The Daily Caller

The Daily Caller
An American Predator drone flies near Kandahar Air Field, southern Afghanistan, in this file photo from 2010. AP Images. An American Predator drone flies near Kandahar Air Field, southern Afghanistan, in this file photo from 2010. AP Images.  

Legal group launches Domestic Drone Information Center

On Tuesday, the National Association of Criminal Defense Lawyers (NACDL) announced the launch of its Domestic Drone Information Center to act as a hub for its effort to aggregate public data on unmanned aircraft systems.

The impending deadline of the Federal Aviation Administration’s integration of domestic unmanned aircraft systems — more popularly known as drones — into U.S. national airspace continues to hold the public imagination and raise questions about the technology’s privacy implications.

“Domestic drones have many potential positive applications – e.g., traffic mapping, monitoring agriculture, weather forecasting — but it is vital that their use be regulated,” reads the statement from NACDL.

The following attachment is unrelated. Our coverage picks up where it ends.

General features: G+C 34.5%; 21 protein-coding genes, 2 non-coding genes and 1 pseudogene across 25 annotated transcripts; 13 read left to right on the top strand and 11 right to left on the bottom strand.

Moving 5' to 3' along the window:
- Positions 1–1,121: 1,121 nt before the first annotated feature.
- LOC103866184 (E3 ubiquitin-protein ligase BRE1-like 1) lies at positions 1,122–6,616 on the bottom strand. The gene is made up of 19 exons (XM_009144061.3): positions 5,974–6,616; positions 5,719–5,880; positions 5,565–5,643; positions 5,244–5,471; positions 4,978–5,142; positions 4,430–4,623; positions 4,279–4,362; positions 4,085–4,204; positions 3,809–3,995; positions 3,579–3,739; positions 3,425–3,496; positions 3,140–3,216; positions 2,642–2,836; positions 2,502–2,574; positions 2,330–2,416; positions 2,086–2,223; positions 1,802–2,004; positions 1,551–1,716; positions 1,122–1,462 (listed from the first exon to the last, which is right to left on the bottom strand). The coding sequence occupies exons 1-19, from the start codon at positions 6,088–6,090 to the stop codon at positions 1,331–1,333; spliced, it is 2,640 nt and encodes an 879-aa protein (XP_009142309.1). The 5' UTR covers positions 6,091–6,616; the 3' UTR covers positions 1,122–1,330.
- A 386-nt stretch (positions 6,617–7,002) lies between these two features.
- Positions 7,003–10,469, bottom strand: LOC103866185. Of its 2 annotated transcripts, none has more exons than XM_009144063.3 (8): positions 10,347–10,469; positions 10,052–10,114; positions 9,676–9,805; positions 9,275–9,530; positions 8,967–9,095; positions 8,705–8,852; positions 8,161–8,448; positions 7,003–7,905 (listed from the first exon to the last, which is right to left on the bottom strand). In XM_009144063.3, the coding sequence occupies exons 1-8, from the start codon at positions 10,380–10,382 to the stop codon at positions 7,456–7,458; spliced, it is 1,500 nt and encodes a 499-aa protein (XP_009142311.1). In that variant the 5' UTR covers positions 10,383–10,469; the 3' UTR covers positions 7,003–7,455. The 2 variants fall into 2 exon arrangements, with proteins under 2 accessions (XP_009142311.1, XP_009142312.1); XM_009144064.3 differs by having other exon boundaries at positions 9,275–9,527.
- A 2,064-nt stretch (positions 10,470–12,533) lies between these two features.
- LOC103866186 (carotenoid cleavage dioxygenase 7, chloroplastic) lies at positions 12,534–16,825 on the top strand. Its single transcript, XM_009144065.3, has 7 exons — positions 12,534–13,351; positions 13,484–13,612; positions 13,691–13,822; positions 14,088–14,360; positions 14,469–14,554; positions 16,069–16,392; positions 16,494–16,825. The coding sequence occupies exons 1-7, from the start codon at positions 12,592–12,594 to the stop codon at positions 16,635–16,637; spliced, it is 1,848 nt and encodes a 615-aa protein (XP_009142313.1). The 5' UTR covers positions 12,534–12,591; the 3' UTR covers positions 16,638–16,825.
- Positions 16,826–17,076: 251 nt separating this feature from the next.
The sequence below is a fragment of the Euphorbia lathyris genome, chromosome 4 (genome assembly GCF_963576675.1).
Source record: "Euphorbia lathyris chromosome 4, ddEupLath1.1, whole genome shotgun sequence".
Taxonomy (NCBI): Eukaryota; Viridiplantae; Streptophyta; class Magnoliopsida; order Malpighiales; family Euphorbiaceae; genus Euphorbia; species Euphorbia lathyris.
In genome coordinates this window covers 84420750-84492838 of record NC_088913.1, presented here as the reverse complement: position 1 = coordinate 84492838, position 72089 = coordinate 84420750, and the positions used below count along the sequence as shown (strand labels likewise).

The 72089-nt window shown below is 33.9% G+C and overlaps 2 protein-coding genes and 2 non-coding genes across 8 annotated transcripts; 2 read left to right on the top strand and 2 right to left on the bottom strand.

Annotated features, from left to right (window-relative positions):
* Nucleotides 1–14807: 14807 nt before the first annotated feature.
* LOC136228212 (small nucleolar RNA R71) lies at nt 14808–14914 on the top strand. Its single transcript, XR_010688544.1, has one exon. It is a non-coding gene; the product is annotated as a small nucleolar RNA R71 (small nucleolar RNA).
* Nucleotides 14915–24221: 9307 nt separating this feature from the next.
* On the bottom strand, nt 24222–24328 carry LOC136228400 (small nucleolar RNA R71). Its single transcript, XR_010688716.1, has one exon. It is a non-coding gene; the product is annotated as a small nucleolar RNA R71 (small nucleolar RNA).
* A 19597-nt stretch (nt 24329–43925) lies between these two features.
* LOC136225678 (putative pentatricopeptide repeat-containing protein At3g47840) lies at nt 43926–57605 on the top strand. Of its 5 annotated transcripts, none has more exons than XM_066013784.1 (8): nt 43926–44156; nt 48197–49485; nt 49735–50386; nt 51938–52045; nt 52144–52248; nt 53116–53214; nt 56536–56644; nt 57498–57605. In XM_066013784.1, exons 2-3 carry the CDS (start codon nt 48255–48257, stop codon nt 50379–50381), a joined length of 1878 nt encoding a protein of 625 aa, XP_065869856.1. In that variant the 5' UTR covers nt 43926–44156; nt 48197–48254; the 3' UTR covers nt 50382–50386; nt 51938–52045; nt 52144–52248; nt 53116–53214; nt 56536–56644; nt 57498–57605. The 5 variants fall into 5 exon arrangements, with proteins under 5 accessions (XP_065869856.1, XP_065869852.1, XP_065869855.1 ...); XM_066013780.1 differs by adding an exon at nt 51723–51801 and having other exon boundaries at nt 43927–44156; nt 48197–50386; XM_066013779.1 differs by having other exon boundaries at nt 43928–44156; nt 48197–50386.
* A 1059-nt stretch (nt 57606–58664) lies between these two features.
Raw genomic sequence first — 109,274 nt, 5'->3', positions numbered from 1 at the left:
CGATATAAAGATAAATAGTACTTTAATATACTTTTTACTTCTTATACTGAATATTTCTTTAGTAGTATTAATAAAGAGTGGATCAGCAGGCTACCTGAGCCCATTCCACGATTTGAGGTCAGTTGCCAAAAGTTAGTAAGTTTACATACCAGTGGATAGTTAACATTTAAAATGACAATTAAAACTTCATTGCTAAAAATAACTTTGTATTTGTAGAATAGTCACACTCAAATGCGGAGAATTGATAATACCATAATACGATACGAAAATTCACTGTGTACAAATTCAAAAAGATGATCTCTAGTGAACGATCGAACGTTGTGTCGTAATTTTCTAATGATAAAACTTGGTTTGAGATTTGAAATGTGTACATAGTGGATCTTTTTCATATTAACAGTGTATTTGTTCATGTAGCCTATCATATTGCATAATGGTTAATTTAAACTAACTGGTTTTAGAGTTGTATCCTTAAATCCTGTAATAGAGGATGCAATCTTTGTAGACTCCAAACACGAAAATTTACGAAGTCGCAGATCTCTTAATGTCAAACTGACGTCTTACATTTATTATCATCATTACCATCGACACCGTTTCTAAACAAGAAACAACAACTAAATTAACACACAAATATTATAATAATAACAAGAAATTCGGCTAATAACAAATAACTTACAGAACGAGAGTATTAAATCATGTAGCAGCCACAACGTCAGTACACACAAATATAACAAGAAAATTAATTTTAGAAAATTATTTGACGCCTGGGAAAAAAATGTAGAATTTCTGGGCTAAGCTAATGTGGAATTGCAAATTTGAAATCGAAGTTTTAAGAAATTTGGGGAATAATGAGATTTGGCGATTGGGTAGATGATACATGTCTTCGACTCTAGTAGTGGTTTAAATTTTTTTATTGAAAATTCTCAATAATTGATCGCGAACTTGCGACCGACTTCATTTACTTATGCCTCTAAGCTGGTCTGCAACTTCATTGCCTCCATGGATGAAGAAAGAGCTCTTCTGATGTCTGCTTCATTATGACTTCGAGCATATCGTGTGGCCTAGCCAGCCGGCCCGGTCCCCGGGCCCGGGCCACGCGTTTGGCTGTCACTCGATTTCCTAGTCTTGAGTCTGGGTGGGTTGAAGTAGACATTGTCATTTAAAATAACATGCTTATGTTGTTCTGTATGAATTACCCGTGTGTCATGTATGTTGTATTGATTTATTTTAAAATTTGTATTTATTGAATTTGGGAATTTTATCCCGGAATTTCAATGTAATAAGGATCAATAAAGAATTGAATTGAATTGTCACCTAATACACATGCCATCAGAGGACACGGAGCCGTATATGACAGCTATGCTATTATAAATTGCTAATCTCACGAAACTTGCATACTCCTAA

NACDL’s Domestic Drone Information Center will not only aggregate news about drones from leading news publications, it will track federal, state and municipal legislative developments. It will also aggregate “relevant case law, scholarship, upcoming events, and data on drone usage.”

“The impressive and wide-ranging technological capabilities of drones represent a fundamental change in the balance between the privacy rights of the people and the surveillance capacity of the state,” NACDL Executive Director Norman Reimer said.

“As this landscape develops, it is important that the public, and most especially the defense bar, monitor this situation to ensure that individuals’ privacy and constitutional rights are not infringed upon,” Reimer added.

Reimer hopes that the new Domestic Drone Information Center will serve as an “asset for lawyers and members of the public alike.”

The FAA, which is the agency overseeing the integration of drones into national airspace, is seeking public comment about the privacy policy for its six domestic drone test sites until May 8.

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